Moral aspects of socio economic methods

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This is a page providing background in a specific field of expertise
Moral (or ethical) issues are the foundation of any social-economic decision. It is, for example, the primary duty of urban planners to serve the public interests and recognise the comprehensive and long-range nature of planning decisions. Below, three ethical considerations will illustrate this foundation:

1. The individual versus the well being of the majority

The aim of a social cost-benefit analysis is to select the project with the highest social cost-benefit ratio that will lead to a maximisation of wealth for society. But what if the planned expansion of a new airport will indeed increase the (economic) well being of a region, but at the same time will reduce the quality of life for people living close to the airport significantly?

2. Measuring the economic value of a human life and the environment

Another source of controversy is setting a monetary value on a human life, e.g., when assessing the cost-effectiveness of security measures to save a life. Apart from the more classic moral point of view that a human life is priceless, there are methodological issues about how (in technical terms) to determine the value of a human life (the value of a statistical life (VASL). For example, the value of a statistical life assumes that all agents have the same preferences with regards to risk and are fully informed about it. In addition, measuring the value of life assumes one is able to isolate the analysed risk factor (e.g. terrorism) from other risk factors such as health issues and other types of crime[1].

As an illustration of the above mentioned issues, see the case example below:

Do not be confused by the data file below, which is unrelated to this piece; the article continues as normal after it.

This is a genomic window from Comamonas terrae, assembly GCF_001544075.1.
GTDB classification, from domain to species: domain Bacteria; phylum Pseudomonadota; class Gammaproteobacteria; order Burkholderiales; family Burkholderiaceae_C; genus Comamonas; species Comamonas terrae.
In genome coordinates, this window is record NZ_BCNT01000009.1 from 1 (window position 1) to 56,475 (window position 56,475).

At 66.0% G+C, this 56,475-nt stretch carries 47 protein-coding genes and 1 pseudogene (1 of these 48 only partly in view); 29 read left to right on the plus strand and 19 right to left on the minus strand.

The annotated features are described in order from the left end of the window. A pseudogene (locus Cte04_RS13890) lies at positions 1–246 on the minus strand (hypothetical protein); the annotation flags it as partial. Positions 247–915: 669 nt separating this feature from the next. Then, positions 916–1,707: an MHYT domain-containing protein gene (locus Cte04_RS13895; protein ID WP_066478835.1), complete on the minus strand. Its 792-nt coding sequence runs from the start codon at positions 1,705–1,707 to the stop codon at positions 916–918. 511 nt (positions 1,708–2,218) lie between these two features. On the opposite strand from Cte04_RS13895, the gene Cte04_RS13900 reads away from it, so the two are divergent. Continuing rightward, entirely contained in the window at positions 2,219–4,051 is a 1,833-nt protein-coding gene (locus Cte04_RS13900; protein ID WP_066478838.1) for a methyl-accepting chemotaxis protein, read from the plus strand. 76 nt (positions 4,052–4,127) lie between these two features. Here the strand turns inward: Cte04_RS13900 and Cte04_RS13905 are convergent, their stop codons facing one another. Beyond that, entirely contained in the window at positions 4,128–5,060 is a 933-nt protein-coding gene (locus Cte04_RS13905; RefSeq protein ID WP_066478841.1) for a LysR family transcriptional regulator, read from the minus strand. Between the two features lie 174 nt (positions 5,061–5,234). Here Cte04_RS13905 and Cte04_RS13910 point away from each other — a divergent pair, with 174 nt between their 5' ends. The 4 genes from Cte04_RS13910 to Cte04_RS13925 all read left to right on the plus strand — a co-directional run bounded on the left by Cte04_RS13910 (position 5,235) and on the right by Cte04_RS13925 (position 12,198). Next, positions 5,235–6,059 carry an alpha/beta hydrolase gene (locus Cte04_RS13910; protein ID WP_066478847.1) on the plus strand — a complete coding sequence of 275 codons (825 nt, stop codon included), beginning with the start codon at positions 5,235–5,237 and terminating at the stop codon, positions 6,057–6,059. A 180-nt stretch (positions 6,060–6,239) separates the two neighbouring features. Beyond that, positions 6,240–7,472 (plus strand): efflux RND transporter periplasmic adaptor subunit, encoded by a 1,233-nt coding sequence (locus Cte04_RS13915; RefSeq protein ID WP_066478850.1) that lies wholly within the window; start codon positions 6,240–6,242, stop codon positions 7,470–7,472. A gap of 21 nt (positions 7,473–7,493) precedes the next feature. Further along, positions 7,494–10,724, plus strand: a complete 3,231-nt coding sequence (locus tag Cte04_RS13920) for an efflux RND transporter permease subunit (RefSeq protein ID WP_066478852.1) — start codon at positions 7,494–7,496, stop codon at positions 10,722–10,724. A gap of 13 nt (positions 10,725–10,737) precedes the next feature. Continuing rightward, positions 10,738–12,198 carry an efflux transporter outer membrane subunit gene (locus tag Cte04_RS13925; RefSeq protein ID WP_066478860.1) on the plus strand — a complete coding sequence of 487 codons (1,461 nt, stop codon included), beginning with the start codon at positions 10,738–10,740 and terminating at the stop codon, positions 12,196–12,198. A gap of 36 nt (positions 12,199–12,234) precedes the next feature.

Case example: dedicated surveillance on location

A paper by Stewart and Mueller (2008)[2] performed a cost-benefit analysis of two aviation security measures, one of them the Federal Air Marshal Service. They conclude that even if the Air Marshal surveillance prevents one 9/11 replication each decade, the $900 million annual spending on Air Marshal Service fails a cost-benefit analysis at an annual estimated cost of $180 million per life saved (compared to a societal willingness to pay to save a life of $1 - $10 million per saved life).

The same kind of issues can be raised when the environment is valued as a provider of services to humans, such as safe water supply and pollination. Also here, one can wonder if it is always possible to correctly value the environment, especially because one cannot afford to make mistakes.

3. Who deserves safety?

A third source of moral controversy comes from the question if everyone deserves protection from (terrorist) threats or only the wealthy. This is a question policy makers and urban planners have to deal with every day.

Related subjects

Footnotes and references

  1. For more information on this subject, see e.g.:Ashenfelter, O. (2006): Measuring the Value of a Statistical Life: Problems and Prospects. NBER Working Paper Series. No. 11916. Online: http://www.nber.org/papers/w11916.pdf?new_window=1.
  2. Stewart, M.G., J. Mueller (2008): A risk and cost-benefit assessment of United States aviation security measures. Springer Science.